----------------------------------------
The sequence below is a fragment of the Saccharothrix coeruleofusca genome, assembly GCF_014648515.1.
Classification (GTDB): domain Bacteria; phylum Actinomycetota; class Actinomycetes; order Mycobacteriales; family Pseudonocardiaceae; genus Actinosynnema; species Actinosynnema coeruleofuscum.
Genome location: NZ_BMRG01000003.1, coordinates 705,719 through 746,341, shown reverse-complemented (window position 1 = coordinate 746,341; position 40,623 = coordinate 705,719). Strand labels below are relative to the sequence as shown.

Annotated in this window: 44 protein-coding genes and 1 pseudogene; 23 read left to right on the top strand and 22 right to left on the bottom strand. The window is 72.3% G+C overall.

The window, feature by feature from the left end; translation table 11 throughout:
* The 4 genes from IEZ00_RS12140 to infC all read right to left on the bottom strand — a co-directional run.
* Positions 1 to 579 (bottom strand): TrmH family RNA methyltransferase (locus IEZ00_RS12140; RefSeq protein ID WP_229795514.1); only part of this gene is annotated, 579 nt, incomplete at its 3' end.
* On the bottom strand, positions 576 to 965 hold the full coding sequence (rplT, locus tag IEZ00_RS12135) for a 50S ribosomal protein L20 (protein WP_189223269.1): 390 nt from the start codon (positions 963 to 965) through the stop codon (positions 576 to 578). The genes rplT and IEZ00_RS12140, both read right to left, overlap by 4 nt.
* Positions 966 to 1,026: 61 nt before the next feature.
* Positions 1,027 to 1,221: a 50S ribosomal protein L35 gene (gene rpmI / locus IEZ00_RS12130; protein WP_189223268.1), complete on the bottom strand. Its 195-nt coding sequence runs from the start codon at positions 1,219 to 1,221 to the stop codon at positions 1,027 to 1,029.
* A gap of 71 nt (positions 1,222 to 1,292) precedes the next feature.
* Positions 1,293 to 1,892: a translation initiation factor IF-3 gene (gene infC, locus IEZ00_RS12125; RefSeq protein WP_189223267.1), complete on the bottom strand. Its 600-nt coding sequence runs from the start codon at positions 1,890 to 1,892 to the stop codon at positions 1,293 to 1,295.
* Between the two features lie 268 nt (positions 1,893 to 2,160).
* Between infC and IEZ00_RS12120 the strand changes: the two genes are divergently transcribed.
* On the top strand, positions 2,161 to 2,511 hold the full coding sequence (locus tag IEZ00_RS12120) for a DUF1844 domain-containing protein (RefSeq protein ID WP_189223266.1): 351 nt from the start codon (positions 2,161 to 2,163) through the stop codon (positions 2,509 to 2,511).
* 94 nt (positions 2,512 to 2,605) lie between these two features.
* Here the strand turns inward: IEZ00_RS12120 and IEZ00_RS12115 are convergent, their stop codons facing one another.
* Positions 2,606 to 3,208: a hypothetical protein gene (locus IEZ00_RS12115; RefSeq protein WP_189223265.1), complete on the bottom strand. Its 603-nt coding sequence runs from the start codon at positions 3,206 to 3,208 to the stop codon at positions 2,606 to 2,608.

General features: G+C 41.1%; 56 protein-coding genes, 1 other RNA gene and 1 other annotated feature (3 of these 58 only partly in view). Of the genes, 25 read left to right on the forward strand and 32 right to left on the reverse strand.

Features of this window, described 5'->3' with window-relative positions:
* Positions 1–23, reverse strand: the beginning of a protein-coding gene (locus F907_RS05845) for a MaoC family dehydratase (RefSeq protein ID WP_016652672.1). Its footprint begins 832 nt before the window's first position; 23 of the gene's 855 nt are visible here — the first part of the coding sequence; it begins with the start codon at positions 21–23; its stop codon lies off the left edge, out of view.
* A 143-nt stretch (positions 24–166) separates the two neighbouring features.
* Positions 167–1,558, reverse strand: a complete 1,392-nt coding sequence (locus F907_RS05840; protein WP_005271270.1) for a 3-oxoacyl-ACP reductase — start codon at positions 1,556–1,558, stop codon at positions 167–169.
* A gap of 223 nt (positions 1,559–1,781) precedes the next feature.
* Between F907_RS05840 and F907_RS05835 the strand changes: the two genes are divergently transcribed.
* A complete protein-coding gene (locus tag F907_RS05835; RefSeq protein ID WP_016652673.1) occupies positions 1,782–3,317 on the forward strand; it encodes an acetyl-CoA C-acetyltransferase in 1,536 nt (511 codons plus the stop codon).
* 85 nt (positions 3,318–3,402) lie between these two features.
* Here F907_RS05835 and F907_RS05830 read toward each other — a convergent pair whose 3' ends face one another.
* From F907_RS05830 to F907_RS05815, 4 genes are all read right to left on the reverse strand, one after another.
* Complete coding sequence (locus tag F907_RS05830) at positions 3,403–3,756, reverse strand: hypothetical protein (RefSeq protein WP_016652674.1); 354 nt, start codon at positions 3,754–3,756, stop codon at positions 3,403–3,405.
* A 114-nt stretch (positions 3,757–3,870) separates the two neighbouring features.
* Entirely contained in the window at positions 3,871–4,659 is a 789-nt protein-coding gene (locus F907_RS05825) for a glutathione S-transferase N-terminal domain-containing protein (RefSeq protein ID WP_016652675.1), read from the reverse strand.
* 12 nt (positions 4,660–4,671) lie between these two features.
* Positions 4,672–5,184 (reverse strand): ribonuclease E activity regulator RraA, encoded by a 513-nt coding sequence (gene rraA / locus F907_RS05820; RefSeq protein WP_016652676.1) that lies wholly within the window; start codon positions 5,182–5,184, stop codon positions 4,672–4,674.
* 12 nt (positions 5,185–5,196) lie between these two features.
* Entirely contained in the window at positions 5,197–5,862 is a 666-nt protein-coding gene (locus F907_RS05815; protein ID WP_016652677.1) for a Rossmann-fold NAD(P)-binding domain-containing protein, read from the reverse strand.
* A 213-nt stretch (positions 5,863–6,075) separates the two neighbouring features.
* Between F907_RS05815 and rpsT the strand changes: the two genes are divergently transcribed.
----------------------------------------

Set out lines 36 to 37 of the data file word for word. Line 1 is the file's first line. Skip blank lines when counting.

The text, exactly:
* Entirely contained in the window at positions 5,197–5,862 is a 666-nt protein-coding gene (locus F907_RS05815; protein ID WP_016652677.1) for a Rossmann-fold NAD(P)-binding domain-containing protein, read from the reverse strand.
* A 213-nt stretch (positions 5,863–6,075) separates the two neighbouring features.